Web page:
Pakistan’s Kashmir policy: time to refocus? (editorial-Daily Times)

At the corps commander meeting held yesterday, Chief of Army Staff General Raheel Sharif stated that the international community must help in resolving the Kashmir dispute, and Pakistan should raise this issue in all world forums. This statement from the army chief comes amidst a new wave of violence in Kashmir in which around 35 people have been killed and more than 1,300 hundred injured, with many people having suffered eye injuries because of pellet guns used by the security forces. The brazen use of force by Indian authorities has even resulted in the deaths of some civilians who were inside their homes, falling victim to stray bullets of Indian security forces. In light of these excesses of the Indian forces it is pertinent to highlight the issue at international forums, and General Sharif is correct in pointing it out. However, there exists a vacuum in Pakistan’s foreign policy, and a substantial effort is required to fill this vacuum by the civilian government so that the pressing challenges of today can be adequately dealt with. Most notably, Pakistan needs a full-time foreign minister to articulate its demands and policies, and strive for them at the international stage.

Kashmir for Pakistan has historically been a region whose plight has resonated with millions in the country. The issue of Kashmir for most Pakistanis is a story of subjugation of innocent Kashmiris by Indian authorities, and the region’s rightful place considered to be with Pakistan. Admittedly, however, Pakistan’s policy towards Kashmir in the past has been counterproductive, and has, in fact, greatly delegitimised the indigenous movement for freedom in Kashmir. Support for jihadist outfits in Kashmir by Pakistan has not only given India an excuse to deem all insurgencies in Kashmir to be the work of Pakistan, but in the eyes of the world, it has also made Pakistan appear as a state that backs insurgent groups. Consequently, Pakistan’s image has been tarnished through this policy, and most of its appeals now largely fall on deaf ears.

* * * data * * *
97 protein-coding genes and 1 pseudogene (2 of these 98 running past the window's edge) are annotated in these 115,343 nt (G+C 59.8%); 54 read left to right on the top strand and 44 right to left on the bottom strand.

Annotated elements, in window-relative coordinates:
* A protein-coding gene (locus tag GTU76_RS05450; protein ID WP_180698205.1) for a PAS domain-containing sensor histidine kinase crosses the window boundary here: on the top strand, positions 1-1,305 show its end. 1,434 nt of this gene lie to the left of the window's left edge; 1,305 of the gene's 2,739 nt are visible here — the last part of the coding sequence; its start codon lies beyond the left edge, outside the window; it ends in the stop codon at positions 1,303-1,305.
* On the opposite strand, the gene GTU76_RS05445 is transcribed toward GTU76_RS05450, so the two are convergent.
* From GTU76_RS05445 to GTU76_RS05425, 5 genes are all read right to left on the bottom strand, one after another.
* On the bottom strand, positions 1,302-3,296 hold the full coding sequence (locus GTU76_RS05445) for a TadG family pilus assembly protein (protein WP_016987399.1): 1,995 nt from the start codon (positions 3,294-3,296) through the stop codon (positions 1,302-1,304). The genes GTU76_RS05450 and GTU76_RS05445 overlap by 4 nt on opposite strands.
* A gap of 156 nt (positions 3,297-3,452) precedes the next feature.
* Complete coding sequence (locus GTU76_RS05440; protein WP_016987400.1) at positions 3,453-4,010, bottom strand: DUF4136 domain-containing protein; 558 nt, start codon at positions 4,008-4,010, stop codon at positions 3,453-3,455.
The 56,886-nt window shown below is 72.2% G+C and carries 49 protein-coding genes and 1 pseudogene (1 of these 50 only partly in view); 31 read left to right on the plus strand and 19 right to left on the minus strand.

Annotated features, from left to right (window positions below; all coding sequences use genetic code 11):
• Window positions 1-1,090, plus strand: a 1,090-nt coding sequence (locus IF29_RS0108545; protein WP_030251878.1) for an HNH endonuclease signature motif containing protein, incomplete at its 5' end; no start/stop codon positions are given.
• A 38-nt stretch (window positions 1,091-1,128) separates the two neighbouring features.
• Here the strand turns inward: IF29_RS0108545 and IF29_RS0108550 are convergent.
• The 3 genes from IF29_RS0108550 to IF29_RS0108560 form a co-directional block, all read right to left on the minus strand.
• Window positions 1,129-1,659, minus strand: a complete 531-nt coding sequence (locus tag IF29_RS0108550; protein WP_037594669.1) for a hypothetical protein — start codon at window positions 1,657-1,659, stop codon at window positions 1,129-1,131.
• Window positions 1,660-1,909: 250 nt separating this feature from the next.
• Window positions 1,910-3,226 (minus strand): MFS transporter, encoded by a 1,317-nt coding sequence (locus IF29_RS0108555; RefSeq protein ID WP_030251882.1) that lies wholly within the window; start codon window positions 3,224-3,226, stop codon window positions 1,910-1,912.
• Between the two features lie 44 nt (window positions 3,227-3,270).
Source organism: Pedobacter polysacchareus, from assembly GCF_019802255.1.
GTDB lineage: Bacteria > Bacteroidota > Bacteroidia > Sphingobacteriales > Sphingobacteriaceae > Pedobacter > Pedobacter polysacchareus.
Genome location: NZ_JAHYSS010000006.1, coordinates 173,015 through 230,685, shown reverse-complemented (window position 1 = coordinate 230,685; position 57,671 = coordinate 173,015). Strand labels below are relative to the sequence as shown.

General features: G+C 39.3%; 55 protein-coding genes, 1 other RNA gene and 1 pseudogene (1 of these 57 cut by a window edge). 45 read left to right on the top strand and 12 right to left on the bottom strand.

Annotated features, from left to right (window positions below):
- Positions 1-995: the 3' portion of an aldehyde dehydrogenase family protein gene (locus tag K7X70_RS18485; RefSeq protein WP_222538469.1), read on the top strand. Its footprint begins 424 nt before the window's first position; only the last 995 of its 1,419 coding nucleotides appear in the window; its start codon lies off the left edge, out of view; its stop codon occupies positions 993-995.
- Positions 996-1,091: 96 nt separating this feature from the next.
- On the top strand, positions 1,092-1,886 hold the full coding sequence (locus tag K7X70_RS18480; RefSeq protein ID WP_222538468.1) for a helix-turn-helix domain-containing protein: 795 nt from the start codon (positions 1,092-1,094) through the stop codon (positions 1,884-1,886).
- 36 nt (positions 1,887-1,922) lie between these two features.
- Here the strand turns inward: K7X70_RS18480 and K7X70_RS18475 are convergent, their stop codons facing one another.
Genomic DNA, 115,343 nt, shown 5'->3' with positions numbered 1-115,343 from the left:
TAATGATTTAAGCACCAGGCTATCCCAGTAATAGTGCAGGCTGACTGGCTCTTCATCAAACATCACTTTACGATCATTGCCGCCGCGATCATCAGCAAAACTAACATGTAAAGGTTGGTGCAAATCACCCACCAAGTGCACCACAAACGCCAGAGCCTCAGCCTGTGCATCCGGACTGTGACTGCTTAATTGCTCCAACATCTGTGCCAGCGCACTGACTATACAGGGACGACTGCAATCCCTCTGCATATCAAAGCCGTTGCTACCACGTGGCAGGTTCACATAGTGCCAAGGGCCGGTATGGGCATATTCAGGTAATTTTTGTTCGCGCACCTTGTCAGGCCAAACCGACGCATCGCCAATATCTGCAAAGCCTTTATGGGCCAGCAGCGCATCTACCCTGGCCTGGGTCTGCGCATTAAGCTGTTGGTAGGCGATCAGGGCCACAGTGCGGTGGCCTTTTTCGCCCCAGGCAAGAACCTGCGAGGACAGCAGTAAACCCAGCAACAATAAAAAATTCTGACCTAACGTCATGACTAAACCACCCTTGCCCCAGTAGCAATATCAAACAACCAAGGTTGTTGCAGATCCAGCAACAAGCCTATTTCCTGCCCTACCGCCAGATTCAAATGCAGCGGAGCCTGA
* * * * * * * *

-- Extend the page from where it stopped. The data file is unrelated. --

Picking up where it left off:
The way forward for Pakistan is to make it clear to the world that it has completely disengaged itself from the use of proxies and support for militant groups in the Indian occupied Jammu and Kashmir. As Pakistan is itself plagued with the menace of terrorism and the people of Pakistan have suffered tremendously from it, there should not be any reason to believe that Pakistan’s military operation against these terrorists is not accompanied with the abandoning of the past policy of proxy warfare. However, this does not mean that Pakistan should forsake Kashmir. On the contrary, it should highlight the excesses of the Indian army in Kashmir, and provide all the moral and diplomatic support to the Kashmiri people so that their demand for self-determination is able to bear fruit.

It must not be forgotten that in Kashmir there actually is a great deal of resentment towards their heavy-handed treatment by India. The system of oppression in Kashmir that masquerades as democracy has radicalised the Kashmiri youth, and these protests and spates of violence are testament to their being indigenous. After all, it would be absurd to believe that Pakistan can create such a widespread movement in Kashmir. And as India continually masks over the violence in Kashmir, it is the moral responsibility of the international community to pressurise India into mending its ways and bring the issue of Kashmir to the forefront. *

(editorial-Daily Times-July 15, 2016)

Leave a Reply

Your email address will not be published. Required fields are marked *